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Transcript of Invertebrate Animals
two layers of cells: each cell is independent
no nervous system, vascular system or muscles - no tissues
adults are sessile
food particles are trapped in internal channels as water passes through Cnidarians (Phylum Cnidaria) one of the oldest animal group
Body: two layer cells, muscle and nervous tissues
swim and capture prey with stingers near the mouth Two body forms Polyp: tube-shaped sessile body
Medusa: umbrella-shaped, free-swimming body Mouth Gastrovascular Cavity Mouth made up of calcium carbonate plates, usually with spines attached
covered by a thin layer of skin marine animals have radial symmetry, spiny endoskeletons, and tube feet endoskeleton: internal skeleton sea star sea cucumber sand dollar sea urchin symmetry around a central axis Tentacle Tentacle small muscular tubes filled with fluids that end in structures that are similar to suction cups How they move, eat and breathe water vascular system
a system made up of tubes
they force water through their tube feet causing them to extend, then use their muscles to retract them Reproduction some are asexual most are sexual Japanese feather star Starfish Asexual Reproduction in Starfish Fission
1. starfish breaks apart at the center
2. each part regenerates its body parts
1. an arm breaks off - called a "comet"
2. it eventually regenerates all the body parts needed Sexual Reproduction 1. eggs or sperm are released into the water
2. they're fertilized
3. free-swimming larvae settle to the bottom SUCTION Structure Polyp (sessile) Medusae (mobile) Evolution Radial Symmetry? extensive mutation of genes from ancestors with bilateral symmetry - symmetry between two sides
pentaradial symmetry evolved before the water vascular system unique adaptation
could have evolved from a feeding structure in earlier sessile ancestors, then evolved for locomotion as well Flatworms (Phylum Platyhelminthes) -Least complex worm
-Flat shape allows oxygen go through body
-Examples: parasitic tapeworms and flukes Reproduction Sexually - most sponges are male and female 1. either sponge releases sperm into the water
2. the sperm enters the 'female' sponge
3. after fertilization, larva is released out of the sponge Asexually - budding 1. part of the sponge is broken off
2. the sponge piece regenerates into another sponge
sponges can also repair themselves Segmented Worms (Phylum Annelida) -Long tube shaped bodies divided into series of ringed segments
-Distinct head end and organs systems
-Examples: Earthworms Reproduction Polyp reproduce asexually by budding/cloning
a part of the parent polyp breaks off then grows into another organism Medusa sexual reproduction stage
male releases sperm into the water, fertilized by female
result: larva that hooks on to rock or hard surface - polyp Structure Represent ancestors of all animals with three tissue layers.
Degenerated from more-complex animals Evolution Respond to environment Adapted to a wide range of environments
Live in coastal marine habitats
sand, under rocks
Some marine species are pelagic Reproduction Budding new individual
Still able to regenerate after being severely damaged
Very common Evolution Evolved in the sea
possible from an ancestral flatworm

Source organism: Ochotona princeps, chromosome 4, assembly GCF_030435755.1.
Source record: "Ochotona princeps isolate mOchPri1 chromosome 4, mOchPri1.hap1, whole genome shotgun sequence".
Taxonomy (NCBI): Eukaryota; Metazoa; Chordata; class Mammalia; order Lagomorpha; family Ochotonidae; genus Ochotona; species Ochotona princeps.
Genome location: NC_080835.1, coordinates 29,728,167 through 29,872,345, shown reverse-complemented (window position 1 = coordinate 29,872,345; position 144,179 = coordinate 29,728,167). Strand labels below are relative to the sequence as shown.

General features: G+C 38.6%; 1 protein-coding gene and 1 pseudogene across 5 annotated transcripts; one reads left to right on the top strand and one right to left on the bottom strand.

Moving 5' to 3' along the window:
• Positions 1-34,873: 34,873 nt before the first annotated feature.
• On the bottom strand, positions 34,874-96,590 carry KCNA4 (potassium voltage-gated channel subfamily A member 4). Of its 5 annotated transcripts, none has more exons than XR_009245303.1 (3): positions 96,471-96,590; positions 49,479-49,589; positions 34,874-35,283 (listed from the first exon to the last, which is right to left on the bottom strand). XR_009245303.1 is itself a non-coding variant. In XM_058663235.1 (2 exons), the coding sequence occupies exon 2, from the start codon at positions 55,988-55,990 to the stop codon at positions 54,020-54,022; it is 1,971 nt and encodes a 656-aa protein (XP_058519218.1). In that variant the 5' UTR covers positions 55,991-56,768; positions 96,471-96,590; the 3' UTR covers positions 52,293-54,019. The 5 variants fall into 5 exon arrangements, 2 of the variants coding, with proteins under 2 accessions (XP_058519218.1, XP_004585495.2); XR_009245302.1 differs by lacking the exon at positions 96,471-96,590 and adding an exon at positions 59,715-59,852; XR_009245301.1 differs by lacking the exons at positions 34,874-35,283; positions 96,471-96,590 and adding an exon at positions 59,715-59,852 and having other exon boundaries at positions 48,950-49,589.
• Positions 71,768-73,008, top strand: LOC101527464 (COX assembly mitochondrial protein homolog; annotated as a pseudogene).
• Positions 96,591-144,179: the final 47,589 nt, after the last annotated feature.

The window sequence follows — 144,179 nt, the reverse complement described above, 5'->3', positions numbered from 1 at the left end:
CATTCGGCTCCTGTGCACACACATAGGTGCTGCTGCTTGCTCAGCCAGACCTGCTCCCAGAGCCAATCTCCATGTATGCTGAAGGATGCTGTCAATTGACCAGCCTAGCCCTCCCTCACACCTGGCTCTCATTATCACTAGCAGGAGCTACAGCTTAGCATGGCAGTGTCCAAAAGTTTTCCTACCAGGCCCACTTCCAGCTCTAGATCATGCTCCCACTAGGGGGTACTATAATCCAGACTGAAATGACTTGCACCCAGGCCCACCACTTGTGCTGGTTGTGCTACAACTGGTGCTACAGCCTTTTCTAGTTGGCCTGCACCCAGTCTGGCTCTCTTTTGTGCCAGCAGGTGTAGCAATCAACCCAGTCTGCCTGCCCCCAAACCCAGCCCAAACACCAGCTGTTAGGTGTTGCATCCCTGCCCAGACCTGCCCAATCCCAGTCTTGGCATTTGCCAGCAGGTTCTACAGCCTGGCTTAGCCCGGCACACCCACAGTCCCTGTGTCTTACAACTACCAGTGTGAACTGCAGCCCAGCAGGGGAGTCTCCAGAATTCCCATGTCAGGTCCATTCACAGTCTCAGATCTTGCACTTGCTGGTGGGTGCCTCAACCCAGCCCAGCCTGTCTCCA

Divided into two major groups, the polychaetes and clitellates.
clitellates divided into oligochaetes (earthworms) and hirudinomorphs Environment Life Cycle Phylum Mollusca Second most diverse animal phylum
All have similar bodies In all molluscs
Surrounds internal organs Life Process Evolution one of the largest groups that have evolved
members of the Lophotrochozoa group defined by having trochophore larvae
-gastropods, bivalves, cephalopods Sexual Reproduction Asexual Reproduction Sexual Reproduction
Hermaphrodites have both male and female reproductive organs
Fission Mainly unknown Stage animals undergo before
they transform into an adult Can be found anywhere on earth polychaetes clitellates oligochaetes hirudinomorphs Mantle Cephalopods Bivalves Gastropods Marine organisms with tentacles
ex: octopus, squids and etc. Marine and fresh water species protected by a shell
ex: clams, mussels and etc. In terrestrial freshwater
ex: shelled snails, non-shelled slugs, etc. Reproduction Hermaphrodites.
Fertilization occurs externally
Sperm in the water fertilizes eggs forms plank tonic larval stage. Reproduction Hermaphroditic
Both male and female reproductive organs mate mutually but prefer to find another snail
Females produce eggs internally Reproduction Male produces arm-hectocotylus
Goes to females pallial cavity to fertilize Live short life
Life span one to two years
Die shortly after reproduction Life Process Life Process Embryonic development
My be trochophore or veliger
Estivation and hibernation egg case made by female squid Reproduction earthworm structure has mouth and pharynx at front and bilateral symmetry -Three layers of cells (endoderm, ectoderm and mesoderm )
-Cephalization Female and males organisms release egg and sperm Develop into trochophore larvae (leeches) Ensure successful hatching by producing a jelly like substance Mainly live in marine environments found in moist terrestrial areas Questions What type of symmetry do worms have?
What is the difference between the segmented and flatworm structure?
A: Flat worm mouth is in the middle of the worm and segmented is at the top
What are the three types of molluscs?
A: Bivalves, Gastropods, Cephalopods
What type of molluscs is protected by a shell?
What do all molluscs have in common? explain what it is.
A: Mantle, contains all internal organs What are examples of echinoderms?
A:Star Fish, Sea Urchins and sand dollars
How do starfish reproduce?
A: Fission or Budding
What are the two body forms of cnidarians?
A: Polyp and Medusa
Name a similarity and difference between cnidarians and sponges
A: both have two layers of cell, Cnidarians have tissues sponges dont Describe life cycle of a jelly fish